Dan Cowell Engineering Manager
Osaka, Japan (mostly)

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Lessons learned building this site with Cloudflare Pages

Published Sunday the 9th of January, 2022

Cloudflare Pages is a new Jamstack hosting service built on the Cloudflare Workers runtime. I chose it as the backend for this site largely because of timing. Cloudflare's Full Stack Week (and the announcement of Pages) happened right as I was gearing up to build this blog and it seemed like a good opportunity to try out the new service.

I have used Workers in the past for company projects that required some edge computing magic, but Pages is an entirely different beast. It brings a managed CI/CD pipeline, one-click web analytics, worker deployment and server-side rendering together into one cohesive product.

Here are a few of the things I've learned along the way. Bear in mind that as of the time of writing (early January 2022) Pages is a beta product, so many of these rough edges may be smoothed out by the time you're reading this.



Workers Platform features aren't tightly integrated with supported frameworks

Cloudflare's KV and Durable Objects are powerful and easy-to-use persistence tools which are supported on the Pages platform. Unfortunately they are not yet well integrated with the various frameworks that can be used to build Pages applications.

Many of these frameworks have their own conventions for server-side rendering and serverless functions. These implementations work flawlessly out of the box on the Pages platform, which is great to see.

That said, at the time of writing platform features like KV and Durable Objects bindings are not easily accessible from serverless functions defined inside these frameworks. If you want to take advantage of these APIs you must declare your serverless functions in the functions directory which is managed and built by Pages, outside of your framework project.

This can be confusing for new users who may expect full access to the power of the Workers platform within their framework's serverless functions.

Hopefully we'll see a consistent API for interacting with Cloudflare's platform made available in these framework packages or as an optional stand-alone dependency as Pages gets closer to a GA release.

Builds can be slow, but they're getting faster

On the standard Pages plan it can take up to 2-3 minutes to initialize the build environment before even starting your build.

This can be frustrating, but it is changing rapidly. There is already an opt-in fast builds beta which drops that time down to a couple of seconds. This site is in the beta, and currently builds and deploys in ~48 seconds end-to-end, incuding the time it takes to initialize the build environment and clone the git repo.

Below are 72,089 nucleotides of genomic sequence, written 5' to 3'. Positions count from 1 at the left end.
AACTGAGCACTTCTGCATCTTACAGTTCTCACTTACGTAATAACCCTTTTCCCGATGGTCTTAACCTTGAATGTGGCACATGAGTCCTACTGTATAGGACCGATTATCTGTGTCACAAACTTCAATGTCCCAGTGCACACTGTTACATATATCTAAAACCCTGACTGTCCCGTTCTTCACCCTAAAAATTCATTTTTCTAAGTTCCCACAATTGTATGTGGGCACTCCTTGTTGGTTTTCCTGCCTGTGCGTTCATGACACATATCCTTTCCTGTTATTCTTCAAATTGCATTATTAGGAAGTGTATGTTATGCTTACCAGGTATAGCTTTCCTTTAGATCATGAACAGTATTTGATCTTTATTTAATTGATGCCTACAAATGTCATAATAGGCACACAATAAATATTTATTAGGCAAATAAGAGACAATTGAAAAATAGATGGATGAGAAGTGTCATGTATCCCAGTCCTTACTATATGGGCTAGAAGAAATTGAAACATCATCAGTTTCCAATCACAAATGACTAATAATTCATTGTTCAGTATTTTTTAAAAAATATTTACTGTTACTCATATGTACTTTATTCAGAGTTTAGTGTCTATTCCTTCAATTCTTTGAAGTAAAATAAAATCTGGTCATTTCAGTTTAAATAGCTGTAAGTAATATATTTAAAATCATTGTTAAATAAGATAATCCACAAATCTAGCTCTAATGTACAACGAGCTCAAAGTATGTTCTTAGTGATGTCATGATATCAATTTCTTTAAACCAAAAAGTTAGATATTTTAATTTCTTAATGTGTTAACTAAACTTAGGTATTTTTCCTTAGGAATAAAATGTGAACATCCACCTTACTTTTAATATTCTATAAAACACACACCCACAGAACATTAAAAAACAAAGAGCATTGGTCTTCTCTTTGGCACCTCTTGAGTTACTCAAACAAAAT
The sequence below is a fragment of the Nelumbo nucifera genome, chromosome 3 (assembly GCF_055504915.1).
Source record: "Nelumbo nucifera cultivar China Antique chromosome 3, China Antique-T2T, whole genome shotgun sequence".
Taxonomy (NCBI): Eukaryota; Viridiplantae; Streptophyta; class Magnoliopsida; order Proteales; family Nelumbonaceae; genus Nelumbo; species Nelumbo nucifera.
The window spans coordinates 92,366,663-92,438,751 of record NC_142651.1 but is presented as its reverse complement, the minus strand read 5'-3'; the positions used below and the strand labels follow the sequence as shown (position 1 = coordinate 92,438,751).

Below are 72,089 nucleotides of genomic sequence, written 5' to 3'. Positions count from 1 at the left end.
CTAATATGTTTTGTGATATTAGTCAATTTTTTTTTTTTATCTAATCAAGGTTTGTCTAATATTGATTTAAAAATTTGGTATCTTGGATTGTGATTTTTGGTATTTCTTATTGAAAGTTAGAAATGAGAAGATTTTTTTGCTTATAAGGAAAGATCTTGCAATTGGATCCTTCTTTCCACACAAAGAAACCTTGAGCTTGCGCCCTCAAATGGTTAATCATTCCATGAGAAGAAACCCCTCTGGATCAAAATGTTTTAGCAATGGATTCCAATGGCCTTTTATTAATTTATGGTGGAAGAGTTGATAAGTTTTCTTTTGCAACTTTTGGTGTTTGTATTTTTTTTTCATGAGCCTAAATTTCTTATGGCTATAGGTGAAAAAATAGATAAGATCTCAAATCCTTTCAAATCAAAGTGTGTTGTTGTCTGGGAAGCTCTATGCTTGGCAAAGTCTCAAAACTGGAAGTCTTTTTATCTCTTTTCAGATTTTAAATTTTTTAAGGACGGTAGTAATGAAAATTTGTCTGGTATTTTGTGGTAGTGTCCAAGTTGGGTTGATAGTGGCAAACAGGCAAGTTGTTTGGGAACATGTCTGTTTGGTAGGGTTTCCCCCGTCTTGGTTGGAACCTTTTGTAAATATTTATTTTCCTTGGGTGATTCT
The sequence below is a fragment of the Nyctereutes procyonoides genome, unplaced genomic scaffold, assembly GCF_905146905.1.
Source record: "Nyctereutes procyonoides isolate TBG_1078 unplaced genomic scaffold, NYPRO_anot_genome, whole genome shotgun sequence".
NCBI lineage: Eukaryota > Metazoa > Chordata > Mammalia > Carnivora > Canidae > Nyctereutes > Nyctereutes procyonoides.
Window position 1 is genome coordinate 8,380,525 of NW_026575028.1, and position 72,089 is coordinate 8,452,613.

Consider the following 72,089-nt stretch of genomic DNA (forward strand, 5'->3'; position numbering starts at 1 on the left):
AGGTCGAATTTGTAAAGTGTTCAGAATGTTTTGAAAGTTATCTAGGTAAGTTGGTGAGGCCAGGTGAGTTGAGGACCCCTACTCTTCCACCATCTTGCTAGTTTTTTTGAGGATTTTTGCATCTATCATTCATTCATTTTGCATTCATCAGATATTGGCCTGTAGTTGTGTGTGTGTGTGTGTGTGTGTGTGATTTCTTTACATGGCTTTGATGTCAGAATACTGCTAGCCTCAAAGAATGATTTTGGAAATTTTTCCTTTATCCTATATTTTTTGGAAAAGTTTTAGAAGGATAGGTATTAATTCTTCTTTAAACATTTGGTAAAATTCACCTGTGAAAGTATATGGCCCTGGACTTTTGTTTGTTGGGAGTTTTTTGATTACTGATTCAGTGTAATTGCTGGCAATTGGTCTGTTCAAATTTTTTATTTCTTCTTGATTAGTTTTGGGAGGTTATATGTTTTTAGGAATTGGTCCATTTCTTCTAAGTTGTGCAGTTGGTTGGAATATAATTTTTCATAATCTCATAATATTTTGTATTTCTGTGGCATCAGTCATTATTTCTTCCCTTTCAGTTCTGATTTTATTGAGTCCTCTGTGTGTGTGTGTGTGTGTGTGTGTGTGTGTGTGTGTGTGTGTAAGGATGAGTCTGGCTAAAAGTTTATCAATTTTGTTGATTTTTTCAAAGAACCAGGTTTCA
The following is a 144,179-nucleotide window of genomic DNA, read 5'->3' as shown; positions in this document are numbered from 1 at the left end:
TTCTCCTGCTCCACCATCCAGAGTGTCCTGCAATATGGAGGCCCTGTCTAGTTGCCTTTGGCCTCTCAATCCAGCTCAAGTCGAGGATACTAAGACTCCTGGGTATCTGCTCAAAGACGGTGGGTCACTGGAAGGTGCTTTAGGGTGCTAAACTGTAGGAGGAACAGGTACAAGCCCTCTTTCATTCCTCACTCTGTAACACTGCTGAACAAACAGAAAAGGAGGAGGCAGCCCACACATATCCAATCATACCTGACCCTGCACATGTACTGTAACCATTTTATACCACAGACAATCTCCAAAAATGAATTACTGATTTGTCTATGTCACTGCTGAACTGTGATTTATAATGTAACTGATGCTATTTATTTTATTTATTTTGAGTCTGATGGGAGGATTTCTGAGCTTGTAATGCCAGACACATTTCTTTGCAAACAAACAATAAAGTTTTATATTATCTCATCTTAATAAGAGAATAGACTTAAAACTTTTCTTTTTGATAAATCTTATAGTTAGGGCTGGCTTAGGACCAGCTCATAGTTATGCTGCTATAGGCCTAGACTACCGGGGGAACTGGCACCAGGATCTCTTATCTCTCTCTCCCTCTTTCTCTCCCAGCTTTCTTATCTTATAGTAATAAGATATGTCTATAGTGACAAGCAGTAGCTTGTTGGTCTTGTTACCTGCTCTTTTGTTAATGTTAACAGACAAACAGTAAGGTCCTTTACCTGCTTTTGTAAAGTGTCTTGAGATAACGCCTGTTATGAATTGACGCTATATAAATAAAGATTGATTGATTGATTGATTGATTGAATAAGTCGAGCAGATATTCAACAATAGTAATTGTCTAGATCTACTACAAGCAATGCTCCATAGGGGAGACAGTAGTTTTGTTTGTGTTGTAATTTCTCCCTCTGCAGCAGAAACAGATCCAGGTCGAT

Pages will likely have the fastest deploys of any Jamstack platform once fast builds go GA.

Failed: an internal error occurred

This error can happen for a bunch of different reasons and can be infuriating when it happens. Here are all of the ones I've run into while developing for Pages:

Misconfigured build output directory

If Pages can't find your built application in the directory configured in your project settings it will fail at the final deployment step with this error.

The majority of people who run into this error find that this is the problem.

Using platform APIs in the global scope

The Pages platform will fail with this error if you try to deploy a Function which uses some runtime APIs in the global scope. For example, this function reliably fails to deploy:

// functions/broken.js

const errorResponse = new Response("", { status: 404 });

export const onRequestGet = () => {
return errorResponse;
}

This similar function will deploy successfully:

// functions/working.js

export const onRequestGet = () => {
const errorResponse = new Response("", { status: 404 });

return errorResponse;
}

If you want to minimise code duplication you may declare helper functions in the global scope:

// functions/working.js

const notFound = () => new Response("", { status: 404 });

export const onRequestGet = () => notFound();

_headers configuration doesn't apply to Functions

If you are relying on the _headers config file to apply custom headers to your Cloudflare Pages site, you may notice missing headers on responses from Functions or server-side rendered pages.

Currently the Pages runtime only applies headers defined in the _headers file to static assets, so if you want to return custom headers on Functions responses or server-side rendered pages you must attach them to the Response object yourself.


Cloudflare Pages still has some rough edges, particularly in the developer experience and documentation space. That said, it's blazing fast and the community support around it is second to none.

If you are working on a Pages project I highly recommend joining the Cloudflare Developers Discord server. The product team are highly engaged and deeply committed to building a polished product. It's fantastic to see.

I'm looking forward to seeing how Pages continues to evolve as it gets closer to GA release.